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Essay on Animal Conservation and Enrichment in Zoos

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Zoos have always reflected the curiosity and intrigue of humankind toward the animal kingdom. Throughout several different ancient civilizations dating back thousands of years, including Egypt, China, and all over Europe, caged wild animals were seen as divine representatives and sat next to the thrones of only the most wealthy and powerful. “Stone tablets found in the Sumerian city of Ur, dated to around 2300 BC, document the establishment and management of the earliest known animal park” (Hamilton 2007). In ancient Egypt, for example, tamed lions were often kept by the sides of pharaohs thrones (Bostock 7). In sixteenth century Europe as well, animal collecting among the wealthy was a popular sport. “King Manuel the First of Portugal received monkeys and macaw’s from South America, grey parrots and baboons from Africa, and elephants, rhinoceros, and cheetahs from India” (Bostock 24).
Today, zoos often receive a lot of criticism for merely displaying wild animals for pure entertainment reasons, and without a conservation or protection purpose. Both zoos and aquariums have often been criticized for being unethical, and the premise of captivity is said to be detrimental to the cause of conservation (Maple 5).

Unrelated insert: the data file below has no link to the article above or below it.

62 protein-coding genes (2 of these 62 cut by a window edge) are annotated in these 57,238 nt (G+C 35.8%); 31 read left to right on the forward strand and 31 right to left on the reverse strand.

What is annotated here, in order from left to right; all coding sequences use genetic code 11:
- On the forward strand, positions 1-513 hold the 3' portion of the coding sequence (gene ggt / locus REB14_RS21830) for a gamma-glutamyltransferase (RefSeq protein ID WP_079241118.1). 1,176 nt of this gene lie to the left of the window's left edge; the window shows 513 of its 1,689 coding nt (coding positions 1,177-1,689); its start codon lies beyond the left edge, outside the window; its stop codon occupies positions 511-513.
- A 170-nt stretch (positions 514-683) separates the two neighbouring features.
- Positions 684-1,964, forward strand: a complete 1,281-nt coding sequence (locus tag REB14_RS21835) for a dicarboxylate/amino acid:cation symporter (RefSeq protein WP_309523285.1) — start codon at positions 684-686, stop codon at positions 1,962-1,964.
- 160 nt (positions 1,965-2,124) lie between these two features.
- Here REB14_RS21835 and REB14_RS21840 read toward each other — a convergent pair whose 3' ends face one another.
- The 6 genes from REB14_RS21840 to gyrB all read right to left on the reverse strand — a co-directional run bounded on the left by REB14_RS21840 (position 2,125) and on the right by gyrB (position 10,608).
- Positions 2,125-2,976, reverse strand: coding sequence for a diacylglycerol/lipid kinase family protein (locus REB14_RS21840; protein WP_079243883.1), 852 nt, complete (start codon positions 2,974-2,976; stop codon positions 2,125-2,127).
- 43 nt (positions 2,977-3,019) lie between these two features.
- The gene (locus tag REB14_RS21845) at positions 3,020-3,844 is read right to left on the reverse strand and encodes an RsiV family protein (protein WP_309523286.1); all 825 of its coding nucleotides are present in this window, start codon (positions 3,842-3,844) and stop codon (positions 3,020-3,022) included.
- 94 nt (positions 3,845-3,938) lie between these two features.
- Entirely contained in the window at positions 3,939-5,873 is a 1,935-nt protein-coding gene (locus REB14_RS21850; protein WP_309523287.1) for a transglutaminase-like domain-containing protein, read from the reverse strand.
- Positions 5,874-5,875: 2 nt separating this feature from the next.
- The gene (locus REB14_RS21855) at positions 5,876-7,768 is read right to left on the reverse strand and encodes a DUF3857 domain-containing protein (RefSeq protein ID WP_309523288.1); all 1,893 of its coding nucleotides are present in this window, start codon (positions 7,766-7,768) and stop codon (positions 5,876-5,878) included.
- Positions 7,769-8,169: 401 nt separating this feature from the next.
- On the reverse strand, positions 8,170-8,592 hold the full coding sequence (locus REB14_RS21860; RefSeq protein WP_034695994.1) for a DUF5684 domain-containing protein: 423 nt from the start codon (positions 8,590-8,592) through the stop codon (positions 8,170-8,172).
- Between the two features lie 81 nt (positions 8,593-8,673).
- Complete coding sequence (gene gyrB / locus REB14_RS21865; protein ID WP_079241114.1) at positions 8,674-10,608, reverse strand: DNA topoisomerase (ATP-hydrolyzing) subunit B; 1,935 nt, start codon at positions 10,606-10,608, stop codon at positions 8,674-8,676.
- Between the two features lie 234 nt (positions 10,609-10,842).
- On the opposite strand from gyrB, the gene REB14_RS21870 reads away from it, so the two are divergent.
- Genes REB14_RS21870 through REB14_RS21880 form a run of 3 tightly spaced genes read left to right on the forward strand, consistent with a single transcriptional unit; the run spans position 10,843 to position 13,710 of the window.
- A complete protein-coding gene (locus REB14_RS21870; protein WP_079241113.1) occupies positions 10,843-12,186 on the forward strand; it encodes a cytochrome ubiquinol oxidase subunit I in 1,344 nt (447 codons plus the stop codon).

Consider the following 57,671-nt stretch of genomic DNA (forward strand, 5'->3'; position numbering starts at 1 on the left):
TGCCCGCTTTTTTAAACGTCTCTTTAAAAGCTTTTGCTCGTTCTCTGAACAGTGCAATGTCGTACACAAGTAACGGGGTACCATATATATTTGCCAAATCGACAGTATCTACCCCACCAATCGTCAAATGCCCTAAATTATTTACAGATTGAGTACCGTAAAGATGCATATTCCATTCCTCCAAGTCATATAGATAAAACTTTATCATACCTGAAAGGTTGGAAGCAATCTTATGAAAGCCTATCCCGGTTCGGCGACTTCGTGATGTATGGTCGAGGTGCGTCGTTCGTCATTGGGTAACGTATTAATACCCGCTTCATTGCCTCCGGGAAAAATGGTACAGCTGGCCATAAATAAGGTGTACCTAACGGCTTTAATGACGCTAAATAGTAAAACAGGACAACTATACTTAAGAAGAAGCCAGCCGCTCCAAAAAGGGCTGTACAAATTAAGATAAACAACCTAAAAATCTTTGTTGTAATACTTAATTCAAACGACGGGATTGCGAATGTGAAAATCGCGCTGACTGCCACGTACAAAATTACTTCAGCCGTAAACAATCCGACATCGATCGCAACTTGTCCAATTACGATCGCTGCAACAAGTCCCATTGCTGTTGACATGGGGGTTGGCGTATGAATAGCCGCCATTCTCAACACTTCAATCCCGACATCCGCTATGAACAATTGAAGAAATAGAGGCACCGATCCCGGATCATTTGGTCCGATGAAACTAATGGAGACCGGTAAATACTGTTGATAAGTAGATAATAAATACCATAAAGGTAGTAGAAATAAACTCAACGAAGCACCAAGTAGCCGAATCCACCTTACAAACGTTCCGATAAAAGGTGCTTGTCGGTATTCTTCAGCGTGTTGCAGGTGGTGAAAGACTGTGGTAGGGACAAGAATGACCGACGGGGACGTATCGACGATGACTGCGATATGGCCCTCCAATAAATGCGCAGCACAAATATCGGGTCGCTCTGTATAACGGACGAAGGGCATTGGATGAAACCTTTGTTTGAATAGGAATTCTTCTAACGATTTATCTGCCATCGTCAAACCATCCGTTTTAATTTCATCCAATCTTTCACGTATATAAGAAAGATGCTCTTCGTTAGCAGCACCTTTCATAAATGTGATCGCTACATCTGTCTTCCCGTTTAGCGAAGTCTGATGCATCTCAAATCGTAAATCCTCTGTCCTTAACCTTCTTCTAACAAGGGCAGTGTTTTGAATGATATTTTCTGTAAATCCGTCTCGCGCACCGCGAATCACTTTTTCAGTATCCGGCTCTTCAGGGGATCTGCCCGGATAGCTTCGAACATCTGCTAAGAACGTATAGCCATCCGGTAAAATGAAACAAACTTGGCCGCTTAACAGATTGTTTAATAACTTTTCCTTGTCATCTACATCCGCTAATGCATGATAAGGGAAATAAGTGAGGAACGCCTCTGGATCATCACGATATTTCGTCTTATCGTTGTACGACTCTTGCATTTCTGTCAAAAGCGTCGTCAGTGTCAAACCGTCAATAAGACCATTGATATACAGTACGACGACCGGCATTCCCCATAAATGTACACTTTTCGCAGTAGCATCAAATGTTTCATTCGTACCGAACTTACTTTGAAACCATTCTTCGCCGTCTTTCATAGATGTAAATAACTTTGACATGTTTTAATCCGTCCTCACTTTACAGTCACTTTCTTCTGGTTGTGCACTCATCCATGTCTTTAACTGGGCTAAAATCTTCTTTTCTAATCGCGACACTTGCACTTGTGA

However, zoos and aquariums reflect responsibility to help and promote animal conservation and protection. Without them, many may have never gotten the chance to see exotic animals such as tigers, elephants, or giraffes up close to examine and learn about their nature. Without zoos, almost all of the best observational, behavioral, biological, or genetically based research on several diverse species would have not been possible. And, without zoos and the help of fundamental captive breeding and reintroduction programs with...


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...ms, it is humankind's’ responsibility to continue to protect and save the animal kingdom.


Bibliography

Bostock, Stephan S. Zoos and Animal Rights: The Ethics of Keeping Animals. London: Routledge, 1993. eBook.

"Conservation." Woodland Park Zoo. Association of Zoos and Aquariums, 2014. Web.

Conway, William G. "Buying Time for Wild Animals with Zoos." Zoo Biology . 30. 1 (2011): 1-8. Web.

Hamilton, Gregory Scott. "Zoos." Encyclopedia of Anthropology. SAGE Publications, Inc, 2007. Web.

Maple, Terry L; Perdue, Bonnie M. Zoo Animal Welfare. Dordrecht: Springer, 2013. Ebook Library.

Minteer, BA, and JP Collins. "Ecological Ethics in Captivity: Balancing Values and Responsibilities in Zoo and Aquarium Research under Rapid Global Change." Ilar Journal. 54. 1 (2103): 41-51. Web.

"Reintroduction Programs." Association of Zoos and Aquariums. AZA, 2009. Web.


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